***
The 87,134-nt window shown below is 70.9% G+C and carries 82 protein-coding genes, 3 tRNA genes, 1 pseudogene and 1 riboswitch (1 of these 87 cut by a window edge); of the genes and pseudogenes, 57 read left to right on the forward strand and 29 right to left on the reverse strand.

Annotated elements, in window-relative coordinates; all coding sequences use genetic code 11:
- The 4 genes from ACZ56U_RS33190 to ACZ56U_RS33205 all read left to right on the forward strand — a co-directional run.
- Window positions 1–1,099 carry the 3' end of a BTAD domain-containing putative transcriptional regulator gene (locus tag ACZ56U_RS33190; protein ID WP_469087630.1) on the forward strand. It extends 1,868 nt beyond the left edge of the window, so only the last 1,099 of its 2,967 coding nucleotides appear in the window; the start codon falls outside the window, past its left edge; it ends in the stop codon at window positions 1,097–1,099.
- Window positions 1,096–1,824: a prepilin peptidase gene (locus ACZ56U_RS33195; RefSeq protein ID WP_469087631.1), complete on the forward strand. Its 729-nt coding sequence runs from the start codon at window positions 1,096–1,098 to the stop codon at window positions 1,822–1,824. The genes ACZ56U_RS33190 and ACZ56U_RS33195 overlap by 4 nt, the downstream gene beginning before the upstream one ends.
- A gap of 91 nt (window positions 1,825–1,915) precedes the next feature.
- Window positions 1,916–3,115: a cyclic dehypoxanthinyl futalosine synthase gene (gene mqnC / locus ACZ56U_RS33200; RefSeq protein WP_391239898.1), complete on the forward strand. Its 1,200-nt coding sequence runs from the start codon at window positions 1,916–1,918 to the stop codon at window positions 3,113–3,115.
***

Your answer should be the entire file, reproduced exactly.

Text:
The 87,134-nt window shown below is 70.9% G+C and carries 82 protein-coding genes, 3 tRNA genes, 1 pseudogene and 1 riboswitch (1 of these 87 cut by a window edge); of the genes and pseudogenes, 57 read left to right on the forward strand and 29 right to left on the reverse strand.

Annotated elements, in window-relative coordinates; all coding sequences use genetic code 11:
- The 4 genes from ACZ56U_RS33190 to ACZ56U_RS33205 all read left to right on the forward strand — a co-directional run.
- Window positions 1–1,099 carry the 3' end of a BTAD domain-containing putative transcriptional regulator gene (locus tag ACZ56U_RS33190; protein ID WP_469087630.1) on the forward strand. It extends 1,868 nt beyond the left edge of the window, so only the last 1,099 of its 2,967 coding nucleotides appear in the window; the start codon falls outside the window, past its left edge; it ends in the stop codon at window positions 1,097–1,099.
- Window positions 1,096–1,824: a prepilin peptidase gene (locus ACZ56U_RS33195; RefSeq protein ID WP_469087631.1), complete on the forward strand. Its 729-nt coding sequence runs from the start codon at window positions 1,096–1,098 to the stop codon at window positions 1,822–1,824. The genes ACZ56U_RS33190 and ACZ56U_RS33195 overlap by 4 nt, the downstream gene beginning before the upstream one ends.
- A gap of 91 nt (window positions 1,825–1,915) precedes the next feature.
- Window positions 1,916–3,115: a cyclic dehypoxanthinyl futalosine synthase gene (gene mqnC / locus ACZ56U_RS33200; RefSeq protein WP_391239898.1), complete on the forward strand. Its 1,200-nt coding sequence runs from the start codon at window positions 1,916–1,918 to the stop codon at window positions 3,113–3,115.